In the beginning of the 60’s, the International Coffee Organization (ICO) established an identity code for each exporting country that, followed by the exporters code and the loading/shipping number, is stamped since then in each bag of coffee. As a small tribute to the history of the bag of coffee, Cafés El Magnífico wants to contribute perpetuating this traditional numeration.
1.200 small coffee growers
1.650 – 1.850 masl
Washed with double fermentation and sundried | SOIL: Red clay red rich in aluminium and iron
0,38 €. / cup


From 12,00 to 48,00

Do you know what it costs you a quality coffee prepared at home?
Using 8 grs. (customary measure) drink a cup of this extraordinary coffee for 0.38 €.
Kiunyu Factory is on the eastern edge of the Kirinyaga district, on the southern slope of Mount Kenya (5.199m), and is a member of the Karithathi Farmers Cooperative Society.

It was established in the 1960s and is serving the villages of Kagumoini, Kianduma, Kiambuuku, Kiambatha, Gatura and Kiamuki. It has approximately 1.200 members (small farmers).

The area experiences moderate bimodal precipitation and temperatures vary between 13°C and 24°C throughout the year. The main coffee varieties grown here are SL34 and Ruiru11, with SL34 representing 99% of all coffee production in the area. Most farmers in the area are producers of tea instead of coffee.

There are two varieties that in particular attract the majority interest of the specialty coffee industry, these are SL28 and SL34.

The Scott Laboratories were hired to develop new cultivars between 1934 and 1963. The development of cultivars SL, was based on the varieties Mokka and Bourbon, that were entered to Kenya by Scottish and French missionaries, from Yemen and Reunion Island respectively. Today, these two varieties are responsible for most of the quality coffee that Kenya produces, but are susceptible to rust.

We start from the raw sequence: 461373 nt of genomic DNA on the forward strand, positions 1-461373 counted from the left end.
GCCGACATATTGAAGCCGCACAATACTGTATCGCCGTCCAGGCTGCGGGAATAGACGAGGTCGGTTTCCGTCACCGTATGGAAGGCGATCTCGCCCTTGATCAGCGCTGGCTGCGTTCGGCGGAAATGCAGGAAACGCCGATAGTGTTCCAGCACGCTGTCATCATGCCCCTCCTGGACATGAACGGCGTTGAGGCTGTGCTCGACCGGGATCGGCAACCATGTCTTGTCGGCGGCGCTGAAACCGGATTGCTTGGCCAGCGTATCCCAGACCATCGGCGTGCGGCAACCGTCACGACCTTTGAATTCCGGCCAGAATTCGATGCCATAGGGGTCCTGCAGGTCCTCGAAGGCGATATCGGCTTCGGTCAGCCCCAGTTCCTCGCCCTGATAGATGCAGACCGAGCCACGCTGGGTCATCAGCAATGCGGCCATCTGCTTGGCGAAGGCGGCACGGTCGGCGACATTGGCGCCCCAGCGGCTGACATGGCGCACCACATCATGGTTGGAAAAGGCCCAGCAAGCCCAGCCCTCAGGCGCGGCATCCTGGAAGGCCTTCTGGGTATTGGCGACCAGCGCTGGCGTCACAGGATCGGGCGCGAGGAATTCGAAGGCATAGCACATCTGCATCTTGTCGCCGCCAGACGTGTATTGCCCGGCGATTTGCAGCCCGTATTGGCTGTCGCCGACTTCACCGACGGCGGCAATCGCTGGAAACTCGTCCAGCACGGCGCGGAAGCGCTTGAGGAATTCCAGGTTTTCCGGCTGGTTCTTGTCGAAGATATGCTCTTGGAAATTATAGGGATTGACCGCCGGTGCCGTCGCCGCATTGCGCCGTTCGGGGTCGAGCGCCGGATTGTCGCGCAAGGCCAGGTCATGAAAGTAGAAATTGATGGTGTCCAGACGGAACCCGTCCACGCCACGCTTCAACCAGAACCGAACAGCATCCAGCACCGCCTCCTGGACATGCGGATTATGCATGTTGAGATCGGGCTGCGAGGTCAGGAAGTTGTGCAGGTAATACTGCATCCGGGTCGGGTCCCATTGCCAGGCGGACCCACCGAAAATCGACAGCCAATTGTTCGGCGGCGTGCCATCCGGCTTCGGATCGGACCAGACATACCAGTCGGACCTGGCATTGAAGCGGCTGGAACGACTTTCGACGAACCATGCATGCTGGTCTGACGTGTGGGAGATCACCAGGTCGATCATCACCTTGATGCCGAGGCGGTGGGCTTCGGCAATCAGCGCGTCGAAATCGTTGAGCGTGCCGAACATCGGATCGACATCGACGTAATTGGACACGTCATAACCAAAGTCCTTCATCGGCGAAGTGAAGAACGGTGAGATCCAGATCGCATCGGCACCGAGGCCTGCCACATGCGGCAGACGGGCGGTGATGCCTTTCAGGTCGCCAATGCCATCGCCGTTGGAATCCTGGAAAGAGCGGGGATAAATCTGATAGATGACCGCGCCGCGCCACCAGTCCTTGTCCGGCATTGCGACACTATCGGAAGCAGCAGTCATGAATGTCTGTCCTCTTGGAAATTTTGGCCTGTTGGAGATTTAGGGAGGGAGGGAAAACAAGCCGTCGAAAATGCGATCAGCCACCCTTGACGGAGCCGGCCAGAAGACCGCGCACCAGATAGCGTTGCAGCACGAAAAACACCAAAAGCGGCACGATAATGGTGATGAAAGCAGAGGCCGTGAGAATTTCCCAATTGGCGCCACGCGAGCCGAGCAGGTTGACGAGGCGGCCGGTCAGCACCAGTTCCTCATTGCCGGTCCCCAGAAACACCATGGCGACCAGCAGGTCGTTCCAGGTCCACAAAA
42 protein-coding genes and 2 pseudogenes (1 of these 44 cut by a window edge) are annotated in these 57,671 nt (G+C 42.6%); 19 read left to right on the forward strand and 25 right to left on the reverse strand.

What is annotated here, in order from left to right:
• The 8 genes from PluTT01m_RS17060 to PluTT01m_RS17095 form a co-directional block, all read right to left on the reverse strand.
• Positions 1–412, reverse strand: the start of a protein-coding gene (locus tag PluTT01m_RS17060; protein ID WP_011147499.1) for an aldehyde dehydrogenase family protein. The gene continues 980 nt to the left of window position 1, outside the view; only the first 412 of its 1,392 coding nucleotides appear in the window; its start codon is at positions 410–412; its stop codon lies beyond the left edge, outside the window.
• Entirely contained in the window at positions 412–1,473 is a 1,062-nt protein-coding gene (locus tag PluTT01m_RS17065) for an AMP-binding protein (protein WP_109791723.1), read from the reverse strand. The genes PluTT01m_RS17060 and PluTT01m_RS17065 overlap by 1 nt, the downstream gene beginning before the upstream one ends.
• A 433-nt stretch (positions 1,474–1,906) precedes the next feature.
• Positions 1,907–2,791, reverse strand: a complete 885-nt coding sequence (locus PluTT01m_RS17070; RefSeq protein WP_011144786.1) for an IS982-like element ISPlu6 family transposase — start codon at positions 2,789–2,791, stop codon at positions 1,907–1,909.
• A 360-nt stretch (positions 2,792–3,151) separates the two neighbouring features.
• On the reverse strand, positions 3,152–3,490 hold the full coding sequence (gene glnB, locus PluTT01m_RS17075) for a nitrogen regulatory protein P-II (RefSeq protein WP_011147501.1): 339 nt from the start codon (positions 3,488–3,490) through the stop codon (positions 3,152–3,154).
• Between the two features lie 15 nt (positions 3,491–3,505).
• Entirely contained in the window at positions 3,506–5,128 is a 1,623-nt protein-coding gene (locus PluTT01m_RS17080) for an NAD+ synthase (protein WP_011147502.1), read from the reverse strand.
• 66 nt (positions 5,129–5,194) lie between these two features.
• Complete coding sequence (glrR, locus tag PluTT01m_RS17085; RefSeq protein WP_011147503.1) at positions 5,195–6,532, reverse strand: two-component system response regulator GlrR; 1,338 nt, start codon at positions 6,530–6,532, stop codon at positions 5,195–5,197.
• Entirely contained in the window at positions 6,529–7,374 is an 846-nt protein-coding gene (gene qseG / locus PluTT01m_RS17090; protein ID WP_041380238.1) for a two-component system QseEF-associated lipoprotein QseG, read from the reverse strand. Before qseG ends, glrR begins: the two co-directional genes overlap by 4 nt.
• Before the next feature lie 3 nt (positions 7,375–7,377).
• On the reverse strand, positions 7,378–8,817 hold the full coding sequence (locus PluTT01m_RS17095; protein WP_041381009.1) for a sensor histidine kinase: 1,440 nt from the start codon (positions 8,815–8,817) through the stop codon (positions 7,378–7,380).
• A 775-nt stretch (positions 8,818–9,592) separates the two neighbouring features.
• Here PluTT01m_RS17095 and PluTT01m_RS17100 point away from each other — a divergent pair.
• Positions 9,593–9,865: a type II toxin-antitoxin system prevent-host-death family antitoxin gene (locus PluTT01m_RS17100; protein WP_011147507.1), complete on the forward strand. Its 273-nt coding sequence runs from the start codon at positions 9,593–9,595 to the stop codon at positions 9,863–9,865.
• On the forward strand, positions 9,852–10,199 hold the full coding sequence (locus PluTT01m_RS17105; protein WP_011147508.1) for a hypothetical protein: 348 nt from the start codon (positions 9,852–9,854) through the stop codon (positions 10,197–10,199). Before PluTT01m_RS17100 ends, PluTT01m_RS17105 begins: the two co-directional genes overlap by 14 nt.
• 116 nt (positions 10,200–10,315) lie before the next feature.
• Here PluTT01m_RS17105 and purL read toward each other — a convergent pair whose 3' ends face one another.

After a selective harvest, the coffee cherry is delivered to the washing station, where it is subjected to a completely washed processing method. Water is pumped from the Karithathi River to the tanks for despulp and recirculation. After depulping, the coffee is dry fermented overnight before being washed, then soaked in clean water for 24 hours and finally spread over raised beds for selection and subsequent drying.

Drying can last up to 3 weeks. A manual selection is made while the parchment is still wet as it is easier to visually detect defects. At night and during warmer periods, the parchment is covered so that the drying is homogeneous while waiting for its humidity to fall from 55% to 12% ideal for storage and roasting.

Tropical fruit, tamarind and soy sauce fragrance. Aromas of broth, dairy and vanilla cream. Impressive complexity acidity-sweetness, hints of black tea, apple juice, grapefruit and umami broth. Very unctuous body and spicy finish.

Despite its proximity to Ethiopia, coffee was not cultivated in Kenya until the late 1880s, when French missionaries brought seeds to the Taita Hills area. Introduced in the Kiambu district in 1896, the coffee found an excellent combination of altitude, soils and temperature that resulted in the high quality Kenyan coffee known worldwide.

While the credit for the introduction of coffee in Kenya corresponds to Catholic missionaries, it was the English settlers who accelerated the importance of coffee in the Kenyan economy. Large-scale production of this and other crops was encouraged to be exported to Europe to pay for the exorbitant debts generated by the construction of the railroad linking Uganda to the port of Mombasa in 1901.

In 1912 it already had long plantations of several hectares of expansion, where mainly the varieties Bourbon and Mokka were cultivated.

Interesting fact: The Bourbon variety was first cultivated on a small island that is now known as "Reunion Island". It is located in Africa, in the Indian Ocean, east of Madagascar. It is considered a region of France and until 1789 its name was "Bourbon Island", in honour to the real house of the Bourbons.

As a legacy of colony days, auctioning has encouraged the coffee grower and cooperatives to be constantly committed to quality in order to get the highest possible prices at auctions from buyers in Nairobi.

Even today, the largest coffee growing area spreads from Kiambu on the outskirts of Nairobi to the slopes of Mount Kenya. The counties of this region also known as Central Kenya - Kiambu, Kirinyaga, Murang'a and Nyeri - produce almost 70% of the national production.

The coffee plantations find very fertile soils in the farming regions of Kenya. The soils are young and volcanic and very rich in organic matter. The altitude in the coffee growing areas ranges from a minimum of 1.280 meters above sea level in Embu, an eastern part of the Mount Kenya region, to a maximum of 2.300 meters above sea level in Nyeri on the western slopes.

Currently Kenya produces about 0.5% of the world coffee market, there are approximately 700.000 small coffee growers and an estimated 6 million people depend directly or indirectly on the coffee industry.